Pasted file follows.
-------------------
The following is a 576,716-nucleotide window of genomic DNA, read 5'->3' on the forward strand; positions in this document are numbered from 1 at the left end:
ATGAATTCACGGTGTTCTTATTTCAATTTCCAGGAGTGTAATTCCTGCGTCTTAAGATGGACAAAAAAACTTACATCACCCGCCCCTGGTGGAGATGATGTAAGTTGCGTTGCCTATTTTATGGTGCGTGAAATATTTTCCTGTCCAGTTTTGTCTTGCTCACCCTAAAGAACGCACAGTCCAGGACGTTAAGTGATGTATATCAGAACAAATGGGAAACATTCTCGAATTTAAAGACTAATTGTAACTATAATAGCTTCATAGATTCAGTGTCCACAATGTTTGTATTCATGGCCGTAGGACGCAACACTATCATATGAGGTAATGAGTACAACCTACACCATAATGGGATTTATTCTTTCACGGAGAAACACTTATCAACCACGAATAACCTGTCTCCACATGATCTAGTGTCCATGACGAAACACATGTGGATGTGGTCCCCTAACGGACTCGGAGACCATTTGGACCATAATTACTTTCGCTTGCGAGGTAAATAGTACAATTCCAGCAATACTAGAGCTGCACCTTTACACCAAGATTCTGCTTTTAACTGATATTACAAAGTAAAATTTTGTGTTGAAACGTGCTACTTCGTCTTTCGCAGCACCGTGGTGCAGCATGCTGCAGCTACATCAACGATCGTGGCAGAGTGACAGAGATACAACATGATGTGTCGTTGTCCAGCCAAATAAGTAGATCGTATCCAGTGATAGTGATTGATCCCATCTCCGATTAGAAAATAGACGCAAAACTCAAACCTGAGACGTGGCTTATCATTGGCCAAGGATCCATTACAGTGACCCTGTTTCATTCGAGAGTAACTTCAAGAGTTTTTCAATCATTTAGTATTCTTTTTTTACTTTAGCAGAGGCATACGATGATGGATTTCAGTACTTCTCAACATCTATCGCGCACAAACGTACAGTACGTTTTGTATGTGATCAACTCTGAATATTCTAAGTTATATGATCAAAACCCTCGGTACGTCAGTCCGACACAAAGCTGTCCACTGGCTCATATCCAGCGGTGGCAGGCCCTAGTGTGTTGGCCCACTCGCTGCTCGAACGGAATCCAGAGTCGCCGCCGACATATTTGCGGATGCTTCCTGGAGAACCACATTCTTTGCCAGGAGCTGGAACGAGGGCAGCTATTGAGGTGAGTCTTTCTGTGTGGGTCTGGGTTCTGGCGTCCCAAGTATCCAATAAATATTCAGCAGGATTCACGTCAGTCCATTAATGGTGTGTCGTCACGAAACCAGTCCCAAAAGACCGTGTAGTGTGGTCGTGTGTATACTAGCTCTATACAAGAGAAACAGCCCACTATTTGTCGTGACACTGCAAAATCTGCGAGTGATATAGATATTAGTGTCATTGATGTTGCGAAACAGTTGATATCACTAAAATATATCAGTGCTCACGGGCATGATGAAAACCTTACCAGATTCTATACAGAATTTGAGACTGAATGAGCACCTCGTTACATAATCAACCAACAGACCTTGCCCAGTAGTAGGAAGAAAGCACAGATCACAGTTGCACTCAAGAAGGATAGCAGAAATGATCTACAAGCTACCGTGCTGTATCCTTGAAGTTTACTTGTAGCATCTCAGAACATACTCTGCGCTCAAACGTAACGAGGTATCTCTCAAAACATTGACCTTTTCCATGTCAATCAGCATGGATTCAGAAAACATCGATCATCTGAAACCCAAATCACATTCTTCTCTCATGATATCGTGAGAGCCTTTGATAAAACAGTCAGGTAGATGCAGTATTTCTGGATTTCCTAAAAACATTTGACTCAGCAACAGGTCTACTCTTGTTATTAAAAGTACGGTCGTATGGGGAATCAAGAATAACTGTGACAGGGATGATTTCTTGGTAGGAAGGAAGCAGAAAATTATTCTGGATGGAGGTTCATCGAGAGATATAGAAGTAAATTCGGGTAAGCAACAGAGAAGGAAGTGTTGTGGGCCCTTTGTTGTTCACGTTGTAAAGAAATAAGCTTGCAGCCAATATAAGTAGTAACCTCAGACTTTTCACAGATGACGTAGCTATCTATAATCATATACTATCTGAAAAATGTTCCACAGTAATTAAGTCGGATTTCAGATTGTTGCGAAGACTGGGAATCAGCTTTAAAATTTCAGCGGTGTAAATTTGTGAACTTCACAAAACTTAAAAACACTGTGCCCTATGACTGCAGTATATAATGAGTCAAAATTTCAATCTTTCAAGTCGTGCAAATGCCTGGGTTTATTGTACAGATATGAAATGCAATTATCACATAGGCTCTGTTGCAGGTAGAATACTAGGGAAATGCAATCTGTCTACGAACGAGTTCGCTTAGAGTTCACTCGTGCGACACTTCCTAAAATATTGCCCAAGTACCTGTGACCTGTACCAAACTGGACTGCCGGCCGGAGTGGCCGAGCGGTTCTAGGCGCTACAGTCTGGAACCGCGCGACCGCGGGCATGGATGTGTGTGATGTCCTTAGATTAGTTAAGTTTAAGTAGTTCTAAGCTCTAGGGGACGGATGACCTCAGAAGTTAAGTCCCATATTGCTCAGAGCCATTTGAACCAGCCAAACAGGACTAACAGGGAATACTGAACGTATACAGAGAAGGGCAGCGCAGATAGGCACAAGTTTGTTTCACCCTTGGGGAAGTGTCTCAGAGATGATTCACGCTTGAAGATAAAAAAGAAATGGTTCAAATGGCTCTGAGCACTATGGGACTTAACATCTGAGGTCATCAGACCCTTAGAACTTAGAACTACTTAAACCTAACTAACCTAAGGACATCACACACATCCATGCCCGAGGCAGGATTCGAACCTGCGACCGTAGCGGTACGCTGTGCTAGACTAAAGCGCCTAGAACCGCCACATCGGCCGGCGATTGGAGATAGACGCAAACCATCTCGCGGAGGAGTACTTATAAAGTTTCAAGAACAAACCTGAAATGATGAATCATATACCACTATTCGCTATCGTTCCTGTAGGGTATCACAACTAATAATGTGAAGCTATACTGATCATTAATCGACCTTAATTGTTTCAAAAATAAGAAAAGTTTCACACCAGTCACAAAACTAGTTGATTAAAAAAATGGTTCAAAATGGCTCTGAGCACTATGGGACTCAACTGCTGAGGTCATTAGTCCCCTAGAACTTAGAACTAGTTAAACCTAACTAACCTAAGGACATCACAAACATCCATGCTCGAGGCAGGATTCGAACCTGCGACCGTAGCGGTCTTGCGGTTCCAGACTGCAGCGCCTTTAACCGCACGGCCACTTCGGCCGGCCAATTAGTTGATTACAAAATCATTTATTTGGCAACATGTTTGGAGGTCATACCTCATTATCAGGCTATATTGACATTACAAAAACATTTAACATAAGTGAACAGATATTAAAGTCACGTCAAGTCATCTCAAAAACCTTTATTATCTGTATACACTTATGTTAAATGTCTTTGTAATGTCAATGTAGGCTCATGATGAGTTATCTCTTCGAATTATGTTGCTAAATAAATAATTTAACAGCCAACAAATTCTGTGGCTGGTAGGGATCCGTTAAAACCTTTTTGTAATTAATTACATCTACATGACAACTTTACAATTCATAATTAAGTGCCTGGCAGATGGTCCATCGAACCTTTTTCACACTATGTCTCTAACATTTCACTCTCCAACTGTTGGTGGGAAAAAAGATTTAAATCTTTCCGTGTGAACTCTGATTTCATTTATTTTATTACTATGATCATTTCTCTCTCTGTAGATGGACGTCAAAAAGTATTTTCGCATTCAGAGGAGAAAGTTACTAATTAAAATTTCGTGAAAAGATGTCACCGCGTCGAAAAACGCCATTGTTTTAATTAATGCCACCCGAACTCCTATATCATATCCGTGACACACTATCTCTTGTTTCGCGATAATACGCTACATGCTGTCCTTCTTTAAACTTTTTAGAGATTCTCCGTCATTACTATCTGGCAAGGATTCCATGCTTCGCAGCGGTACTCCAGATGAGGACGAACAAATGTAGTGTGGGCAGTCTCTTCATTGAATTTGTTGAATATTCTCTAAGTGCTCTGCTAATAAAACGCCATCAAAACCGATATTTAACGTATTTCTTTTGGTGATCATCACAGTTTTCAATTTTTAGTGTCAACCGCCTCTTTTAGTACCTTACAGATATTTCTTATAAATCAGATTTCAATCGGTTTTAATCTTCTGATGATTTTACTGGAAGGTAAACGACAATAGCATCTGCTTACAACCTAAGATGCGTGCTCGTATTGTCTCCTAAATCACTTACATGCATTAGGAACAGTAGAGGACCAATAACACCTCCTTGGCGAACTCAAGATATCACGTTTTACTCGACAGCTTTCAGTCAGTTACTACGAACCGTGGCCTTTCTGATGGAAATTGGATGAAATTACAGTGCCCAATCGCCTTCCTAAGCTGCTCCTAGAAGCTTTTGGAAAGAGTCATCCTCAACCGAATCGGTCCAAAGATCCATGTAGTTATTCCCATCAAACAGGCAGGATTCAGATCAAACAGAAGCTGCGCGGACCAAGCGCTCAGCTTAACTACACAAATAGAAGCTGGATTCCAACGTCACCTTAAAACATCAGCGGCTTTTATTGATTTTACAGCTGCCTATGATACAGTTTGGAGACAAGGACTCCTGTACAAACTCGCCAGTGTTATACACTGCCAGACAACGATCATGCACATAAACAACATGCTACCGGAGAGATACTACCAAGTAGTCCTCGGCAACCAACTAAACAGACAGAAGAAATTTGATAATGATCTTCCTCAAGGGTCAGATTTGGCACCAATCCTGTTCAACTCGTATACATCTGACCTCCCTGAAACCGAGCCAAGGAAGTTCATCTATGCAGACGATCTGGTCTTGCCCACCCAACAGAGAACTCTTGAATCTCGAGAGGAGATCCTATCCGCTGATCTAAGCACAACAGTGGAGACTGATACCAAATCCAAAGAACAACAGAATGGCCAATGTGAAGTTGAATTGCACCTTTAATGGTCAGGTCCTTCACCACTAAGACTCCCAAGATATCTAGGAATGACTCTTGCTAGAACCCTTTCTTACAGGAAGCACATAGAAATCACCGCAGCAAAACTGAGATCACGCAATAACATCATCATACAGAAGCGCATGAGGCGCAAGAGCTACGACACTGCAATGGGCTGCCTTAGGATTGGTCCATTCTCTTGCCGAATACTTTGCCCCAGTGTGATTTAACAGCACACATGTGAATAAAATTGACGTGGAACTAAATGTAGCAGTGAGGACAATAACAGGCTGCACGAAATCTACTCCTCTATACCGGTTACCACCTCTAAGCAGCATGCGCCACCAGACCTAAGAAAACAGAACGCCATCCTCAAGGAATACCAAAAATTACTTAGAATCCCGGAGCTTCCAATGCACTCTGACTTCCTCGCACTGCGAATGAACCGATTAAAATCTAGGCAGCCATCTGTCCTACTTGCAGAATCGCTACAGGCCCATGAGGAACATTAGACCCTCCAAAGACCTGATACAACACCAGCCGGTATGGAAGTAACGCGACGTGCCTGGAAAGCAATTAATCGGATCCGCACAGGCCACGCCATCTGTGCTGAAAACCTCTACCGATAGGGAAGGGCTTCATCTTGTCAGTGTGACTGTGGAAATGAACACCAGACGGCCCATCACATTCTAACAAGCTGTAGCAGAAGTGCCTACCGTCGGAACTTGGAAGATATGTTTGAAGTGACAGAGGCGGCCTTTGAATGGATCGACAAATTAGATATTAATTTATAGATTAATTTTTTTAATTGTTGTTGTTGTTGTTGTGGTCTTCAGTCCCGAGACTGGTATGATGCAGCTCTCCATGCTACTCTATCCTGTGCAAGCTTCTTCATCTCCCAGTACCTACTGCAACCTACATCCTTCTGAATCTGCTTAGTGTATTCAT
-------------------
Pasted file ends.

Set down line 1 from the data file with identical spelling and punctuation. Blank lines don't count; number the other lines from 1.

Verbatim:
The following is a 576,716-nucleotide window of genomic DNA, read 5'->3' on the forward strand; positions in this document are numbered from 1 at the left end: